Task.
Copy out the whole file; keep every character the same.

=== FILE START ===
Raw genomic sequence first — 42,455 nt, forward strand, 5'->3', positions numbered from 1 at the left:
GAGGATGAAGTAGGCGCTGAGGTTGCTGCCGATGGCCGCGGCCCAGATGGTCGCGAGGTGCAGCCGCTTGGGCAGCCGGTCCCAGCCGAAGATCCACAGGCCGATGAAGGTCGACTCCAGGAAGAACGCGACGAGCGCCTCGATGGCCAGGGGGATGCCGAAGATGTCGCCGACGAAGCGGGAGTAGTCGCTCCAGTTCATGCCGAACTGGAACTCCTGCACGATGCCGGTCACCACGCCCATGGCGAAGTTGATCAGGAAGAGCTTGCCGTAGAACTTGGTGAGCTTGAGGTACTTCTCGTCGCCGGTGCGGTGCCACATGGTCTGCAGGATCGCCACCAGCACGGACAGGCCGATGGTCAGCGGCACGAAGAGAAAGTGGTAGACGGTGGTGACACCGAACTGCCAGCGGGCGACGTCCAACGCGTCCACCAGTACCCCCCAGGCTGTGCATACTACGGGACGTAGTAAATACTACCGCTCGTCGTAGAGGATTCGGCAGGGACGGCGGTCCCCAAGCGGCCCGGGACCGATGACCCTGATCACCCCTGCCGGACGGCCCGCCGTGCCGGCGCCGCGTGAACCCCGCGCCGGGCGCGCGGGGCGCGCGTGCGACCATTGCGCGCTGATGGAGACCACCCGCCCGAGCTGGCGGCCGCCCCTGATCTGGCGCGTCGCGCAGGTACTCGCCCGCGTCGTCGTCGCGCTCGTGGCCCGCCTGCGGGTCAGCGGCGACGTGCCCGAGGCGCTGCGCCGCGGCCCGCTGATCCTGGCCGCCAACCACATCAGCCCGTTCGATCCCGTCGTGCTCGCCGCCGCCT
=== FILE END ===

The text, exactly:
Raw genomic sequence first — 42,455 nt, forward strand, 5'->3', positions numbered from 1 at the left:
GAGGATGAAGTAGGCGCTGAGGTTGCTGCCGATGGCCGCGGCCCAGATGGTCGCGAGGTGCAGCCGCTTGGGCAGCCGGTCCCAGCCGAAGATCCACAGGCCGATGAAGGTCGACTCCAGGAAGAACGCGACGAGCGCCTCGATGGCCAGGGGGATGCCGAAGATGTCGCCGACGAAGCGGGAGTAGTCGCTCCAGTTCATGCCGAACTGGAACTCCTGCACGATGCCGGTCACCACGCCCATGGCGAAGTTGATCAGGAAGAGCTTGCCGTAGAACTTGGTGAGCTTGAGGTACTTCTCGTCGCCGGTGCGGTGCCACATGGTCTGCAGGATCGCCACCAGCACGGACAGGCCGATGGTCAGCGGCACGAAGAGAAAGTGGTAGACGGTGGTGACACCGAACTGCCAGCGGGCGACGTCCAACGCGTCCACCAGTACCCCCCAGGCTGTGCATACTACGGGACGTAGTAAATACTACCGCTCGTCGTAGAGGATTCGGCAGGGACGGCGGTCCCCAAGCGGCCCGGGACCGATGACCCTGATCACCCCTGCCGGACGGCCCGCCGTGCCGGCGCCGCGTGAACCCCGCGCCGGGCGCGCGGGGCGCGCGTGCGACCATTGCGCGCTGATGGAGACCACCCGCCCGAGCTGGCGGCCGCCCCTGATCTGGCGCGTCGCGCAGGTACTCGCCCGCGTCGTCGTCGCGCTCGTGGCCCGCCTGCGGGTCAGCGGCGACGTGCCCGAGGCGCTGCGCCGCGGCCCGCTGATCCTGGCCGCCAACCACATCAGCCCGTTCGATCCCGTCGTGCTCGCCGCCGCCT